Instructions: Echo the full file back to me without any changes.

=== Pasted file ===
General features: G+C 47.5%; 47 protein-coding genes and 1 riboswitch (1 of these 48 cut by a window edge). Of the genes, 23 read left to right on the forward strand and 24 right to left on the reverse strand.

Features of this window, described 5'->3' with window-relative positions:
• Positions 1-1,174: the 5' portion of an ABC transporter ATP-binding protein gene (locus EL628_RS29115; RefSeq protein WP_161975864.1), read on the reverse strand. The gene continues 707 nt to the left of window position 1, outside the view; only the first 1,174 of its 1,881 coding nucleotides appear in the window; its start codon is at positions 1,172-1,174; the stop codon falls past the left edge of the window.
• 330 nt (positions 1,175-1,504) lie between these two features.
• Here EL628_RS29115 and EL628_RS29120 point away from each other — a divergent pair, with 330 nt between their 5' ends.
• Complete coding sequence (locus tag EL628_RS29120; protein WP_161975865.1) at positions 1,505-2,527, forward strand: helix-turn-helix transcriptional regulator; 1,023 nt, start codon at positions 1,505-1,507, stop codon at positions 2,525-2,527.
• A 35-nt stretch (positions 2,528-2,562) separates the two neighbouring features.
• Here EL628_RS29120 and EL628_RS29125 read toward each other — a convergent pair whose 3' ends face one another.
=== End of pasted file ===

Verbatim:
General features: G+C 47.5%; 47 protein-coding genes and 1 riboswitch (1 of these 48 cut by a window edge). Of the genes, 23 read left to right on the forward strand and 24 right to left on the reverse strand.

Features of this window, described 5'->3' with window-relative positions:
• Positions 1-1,174: the 5' portion of an ABC transporter ATP-binding protein gene (locus EL628_RS29115; RefSeq protein WP_161975864.1), read on the reverse strand. The gene continues 707 nt to the left of window position 1, outside the view; only the first 1,174 of its 1,881 coding nucleotides appear in the window; its start codon is at positions 1,172-1,174; the stop codon falls past the left edge of the window.
• 330 nt (positions 1,175-1,504) lie between these two features.
• Here EL628_RS29115 and EL628_RS29120 point away from each other — a divergent pair, with 330 nt between their 5' ends.
• Complete coding sequence (locus tag EL628_RS29120; protein WP_161975865.1) at positions 1,505-2,527, forward strand: helix-turn-helix transcriptional regulator; 1,023 nt, start codon at positions 1,505-1,507, stop codon at positions 2,525-2,527.
• A 35-nt stretch (positions 2,528-2,562) separates the two neighbouring features.
• Here EL628_RS29120 and EL628_RS29125 read toward each other — a convergent pair whose 3' ends face one another.